George Washington Papers

From George Washington to Samuel Huntington, 7 November 1780

To Samuel Huntington

Head Quarters Prackness Novembr 7th 1780


I have been honored with your Excellency’s favor of the 1st Inst. and am happy to find that my appointment of Major General Greene, to the command of the Southern Army, meets the approbation of Congress.1

Congress having been pleased, by their Act of the 21st ulto, to authorise me to direct a mode for compleating, recruiting and supplying the partizan Corps to be commanded by Colo. Armand and Major Lee;2 I beg leave to suggest the propriety of incorporating the remainder of the men of Count Pulaski’s legion, and so many of the Officers as there are Vacancies for, into Colo. Armands Corps, and should there be still a deficiency, that he should be furnished with money and allowed to recruit in the States at large; Major Lee to be furnished with Money also, and allowed the same Liberty in order to compleat his Corps to the new establishment. The purchase of horses should, I think, be left to the commanding Officers of the Corps, because, they being interested in the matter, will be careful to purchase none but such as are able and in every respect qualified for the service, whereas, we have always found that when the business has been intrusted to public Agents, they have made a job of the matter, and have furnished horses not fit for common hacks—Congress, may if they please, limit the prices to a generous allowance in specie or an equivalent in the circulating Medium—The Board of War and Cloathier Genel should be directed to procure regular and full supplies, annually, of the Cloathing allowed to both Officers and men, and of the Arms and Accoutrements for the Horse and foot. Upon this plan, I am of opinion that both Corps may be quickly compleated, and constantly kept upon a respectable footing.3

I do not find any notice taken of the Engineering department, (which includes the Corps of Sappers and Miners), in the establishment of the Army, by the Resolves of the 3d and 21st ulto. The Gentlemen of that department are somewhat uneasy, at seeing no mention made of them in the general establishment, and altho’ I do not imagine that it was the intent of Congress to abolish so necessary and valuable a Military Branch, I could wish, for the satisfaction of the Gentlemen in it, that there might be something more explicit, especially as several of them are Foreigners of distinction, who say that it will have an odd appearance abroad, to see an American Military establishment of which they are part, but not publicly acknowledged.4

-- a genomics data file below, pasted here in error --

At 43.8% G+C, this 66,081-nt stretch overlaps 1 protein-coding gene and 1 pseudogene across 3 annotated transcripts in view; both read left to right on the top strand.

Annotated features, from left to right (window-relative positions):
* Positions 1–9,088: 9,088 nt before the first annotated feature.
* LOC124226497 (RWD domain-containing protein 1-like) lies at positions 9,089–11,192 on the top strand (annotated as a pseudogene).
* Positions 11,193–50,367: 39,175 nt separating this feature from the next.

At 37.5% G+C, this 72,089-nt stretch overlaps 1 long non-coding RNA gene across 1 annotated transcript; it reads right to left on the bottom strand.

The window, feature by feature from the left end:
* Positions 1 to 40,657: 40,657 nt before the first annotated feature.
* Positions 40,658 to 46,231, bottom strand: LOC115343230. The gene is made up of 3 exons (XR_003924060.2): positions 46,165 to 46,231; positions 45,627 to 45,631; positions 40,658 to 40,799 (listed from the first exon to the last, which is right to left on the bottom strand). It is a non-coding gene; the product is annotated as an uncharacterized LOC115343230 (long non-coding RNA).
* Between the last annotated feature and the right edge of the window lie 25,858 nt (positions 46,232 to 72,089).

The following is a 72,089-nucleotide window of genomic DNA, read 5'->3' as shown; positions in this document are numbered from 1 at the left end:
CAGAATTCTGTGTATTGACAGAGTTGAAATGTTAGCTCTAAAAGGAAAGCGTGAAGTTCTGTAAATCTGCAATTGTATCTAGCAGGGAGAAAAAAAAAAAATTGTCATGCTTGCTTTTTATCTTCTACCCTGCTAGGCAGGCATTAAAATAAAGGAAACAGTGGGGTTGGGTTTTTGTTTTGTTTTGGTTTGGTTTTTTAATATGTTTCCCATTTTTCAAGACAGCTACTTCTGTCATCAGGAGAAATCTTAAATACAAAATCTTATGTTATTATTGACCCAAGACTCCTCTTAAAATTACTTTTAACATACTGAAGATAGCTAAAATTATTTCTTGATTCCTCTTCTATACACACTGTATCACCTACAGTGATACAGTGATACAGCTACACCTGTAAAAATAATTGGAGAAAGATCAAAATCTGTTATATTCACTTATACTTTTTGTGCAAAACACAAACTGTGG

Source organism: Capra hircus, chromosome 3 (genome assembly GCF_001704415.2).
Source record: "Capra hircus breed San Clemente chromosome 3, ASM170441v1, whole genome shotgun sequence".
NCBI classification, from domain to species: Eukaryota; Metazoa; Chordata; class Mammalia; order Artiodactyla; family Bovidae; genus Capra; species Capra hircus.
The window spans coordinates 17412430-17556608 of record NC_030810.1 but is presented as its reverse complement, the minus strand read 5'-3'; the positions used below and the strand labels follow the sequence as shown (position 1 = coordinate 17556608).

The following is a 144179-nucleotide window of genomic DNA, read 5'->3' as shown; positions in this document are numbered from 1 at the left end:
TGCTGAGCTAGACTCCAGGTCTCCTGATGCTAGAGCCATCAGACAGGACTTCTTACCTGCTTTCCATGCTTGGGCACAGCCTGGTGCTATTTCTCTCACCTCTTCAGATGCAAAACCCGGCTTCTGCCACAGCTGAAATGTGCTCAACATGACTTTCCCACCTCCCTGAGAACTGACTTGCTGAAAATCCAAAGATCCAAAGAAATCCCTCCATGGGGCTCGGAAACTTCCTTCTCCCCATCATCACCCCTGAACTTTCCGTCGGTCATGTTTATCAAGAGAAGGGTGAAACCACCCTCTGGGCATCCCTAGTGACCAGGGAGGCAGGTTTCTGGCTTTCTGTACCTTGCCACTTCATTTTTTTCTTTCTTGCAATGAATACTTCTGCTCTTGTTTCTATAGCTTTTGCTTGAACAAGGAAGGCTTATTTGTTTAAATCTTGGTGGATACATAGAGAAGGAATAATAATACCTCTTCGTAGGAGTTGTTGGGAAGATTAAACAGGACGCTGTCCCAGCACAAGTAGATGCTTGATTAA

By letters from Governor Clinton I find that the enemy have gone off for the present from the Mohawk River, after totally destroying the Country as low down as Schoharie, Those upon the Northern quarter had repassed Lake George, and were again proceeding towards St Johns, but Suddenly returned with a reinforcement, and were, by accounts from Genel Schuyler of the 1st instt assembled in so considerable a force at Ticonderoga, that I have thought proper to send up the remainder of the New York Brigade, from West-Point to Albany, that they may be ready to act as circumstances may require.5 The destruction of the Grain upon the Western Frontier of the State of New York is likely to be attended with the most allarming consequences, in Respect to the formation of Magazines upon the North River. We had prospects of establishing a very considerable Magazine of Flour in that quarter, previous to the late incursion—The settlement of Schoharie only would have delivered 80,000 Bushels of Grain, but that fine district is now totally destroyed. I should view this calamity with less concern, did I see the least prospect of obtaining the necessary supplies of flour from the States of Pennsylvania, Delaware, and Maryland, previous to the interruption of transportation by frost and bad roads. This is a matter to which I beg leave to call the most immediate and serious attention of Congress, as without their intervention with those States, and urging, nay insisting upon their furnishing a supply in time to have it brought into the State of Jersey by the latter end of this month, I foresee the distressed situation to which the Troops must be reduced in their Winter Cantonments, more especially those in the vicinity of West-Point, and who will be the greatest part of the Army in this quarter. I have repeatedly written myself to those States, but have received nothing but promises, which I cannot find, from the Commissary, have been complied with.6 some of the Troops in Garrison at West-Point had been lately six days without bread, and were at length obliged to break in upon a small reserve which with much difficulty, I had obtained and ordered to be kept in each work, in case of sudden investiture. I cannot learn that we have at this late period one thousand Barrels of flour between this place and Philadelphia.7